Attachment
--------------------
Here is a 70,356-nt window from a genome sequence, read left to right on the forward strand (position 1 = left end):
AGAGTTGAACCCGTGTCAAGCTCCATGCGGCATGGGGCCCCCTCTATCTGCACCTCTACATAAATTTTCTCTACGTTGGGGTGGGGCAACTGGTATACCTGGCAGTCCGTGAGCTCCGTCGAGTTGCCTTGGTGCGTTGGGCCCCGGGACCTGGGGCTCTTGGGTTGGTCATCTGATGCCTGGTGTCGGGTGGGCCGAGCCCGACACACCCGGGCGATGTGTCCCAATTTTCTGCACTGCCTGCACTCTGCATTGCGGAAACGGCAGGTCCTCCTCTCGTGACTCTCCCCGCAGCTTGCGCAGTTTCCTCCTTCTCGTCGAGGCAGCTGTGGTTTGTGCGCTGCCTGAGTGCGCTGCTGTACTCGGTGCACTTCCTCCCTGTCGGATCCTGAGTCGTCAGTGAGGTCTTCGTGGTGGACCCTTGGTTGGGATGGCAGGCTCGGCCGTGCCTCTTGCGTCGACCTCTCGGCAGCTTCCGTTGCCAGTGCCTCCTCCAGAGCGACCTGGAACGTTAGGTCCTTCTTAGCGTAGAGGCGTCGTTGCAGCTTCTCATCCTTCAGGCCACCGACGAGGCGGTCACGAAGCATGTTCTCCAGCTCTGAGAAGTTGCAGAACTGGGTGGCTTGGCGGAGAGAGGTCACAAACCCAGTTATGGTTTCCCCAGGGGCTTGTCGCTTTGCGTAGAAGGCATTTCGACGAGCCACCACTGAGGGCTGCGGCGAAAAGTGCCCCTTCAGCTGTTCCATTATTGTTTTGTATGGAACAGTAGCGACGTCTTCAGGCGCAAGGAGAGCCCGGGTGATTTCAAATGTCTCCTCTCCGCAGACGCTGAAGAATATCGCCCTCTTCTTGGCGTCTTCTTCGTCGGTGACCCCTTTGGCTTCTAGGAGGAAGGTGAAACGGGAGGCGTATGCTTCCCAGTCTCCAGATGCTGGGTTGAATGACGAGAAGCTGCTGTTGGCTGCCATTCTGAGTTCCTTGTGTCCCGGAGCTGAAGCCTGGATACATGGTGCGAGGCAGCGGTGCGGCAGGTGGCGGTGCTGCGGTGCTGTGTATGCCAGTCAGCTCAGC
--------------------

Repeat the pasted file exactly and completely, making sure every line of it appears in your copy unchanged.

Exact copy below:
Here is a 70,356-nt window from a genome sequence, read left to right on the forward strand (position 1 = left end):
AGAGTTGAACCCGTGTCAAGCTCCATGCGGCATGGGGCCCCCTCTATCTGCACCTCTACATAAATTTTCTCTACGTTGGGGTGGGGCAACTGGTATACCTGGCAGTCCGTGAGCTCCGTCGAGTTGCCTTGGTGCGTTGGGCCCCGGGACCTGGGGCTCTTGGGTTGGTCATCTGATGCCTGGTGTCGGGTGGGCCGAGCCCGACACACCCGGGCGATGTGTCCCAATTTTCTGCACTGCCTGCACTCTGCATTGCGGAAACGGCAGGTCCTCCTCTCGTGACTCTCCCCGCAGCTTGCGCAGTTTCCTCCTTCTCGTCGAGGCAGCTGTGGTTTGTGCGCTGCCTGAGTGCGCTGCTGTACTCGGTGCACTTCCTCCCTGTCGGATCCTGAGTCGTCAGTGAGGTCTTCGTGGTGGACCCTTGGTTGGGATGGCAGGCTCGGCCGTGCCTCTTGCGTCGACCTCTCGGCAGCTTCCGTTGCCAGTGCCTCCTCCAGAGCGACCTGGAACGTTAGGTCCTTCTTAGCGTAGAGGCGTCGTTGCAGCTTCTCATCCTTCAGGCCACCGACGAGGCGGTCACGAAGCATGTTCTCCAGCTCTGAGAAGTTGCAGAACTGGGTGGCTTGGCGGAGAGAGGTCACAAACCCAGTTATGGTTTCCCCAGGGGCTTGTCGCTTTGCGTAGAAGGCATTTCGACGAGCCACCACTGAGGGCTGCGGCGAAAAGTGCCCCTTCAGCTGTTCCATTATTGTTTTGTATGGAACAGTAGCGACGTCTTCAGGCGCAAGGAGAGCCCGGGTGATTTCAAATGTCTCCTCTCCGCAGACGCTGAAGAATATCGCCCTCTTCTTGGCGTCTTCTTCGTCGGTGACCCCTTTGGCTTCTAGGAGGAAGGTGAAACGGGAGGCGTATGCTTCCCAGTCTCCAGATGCTGGGTTGAATGACGAGAAGCTGCTGTTGGCTGCCATTCTGAGTTCCTTGTGTCCCGGAGCTGAAGCCTGGATACATGGTGCGAGGCAGCGGTGCGGCAGGTGGCGGTGCTGCGGTGCTGTGTATGCCAGTCAGCTCAGC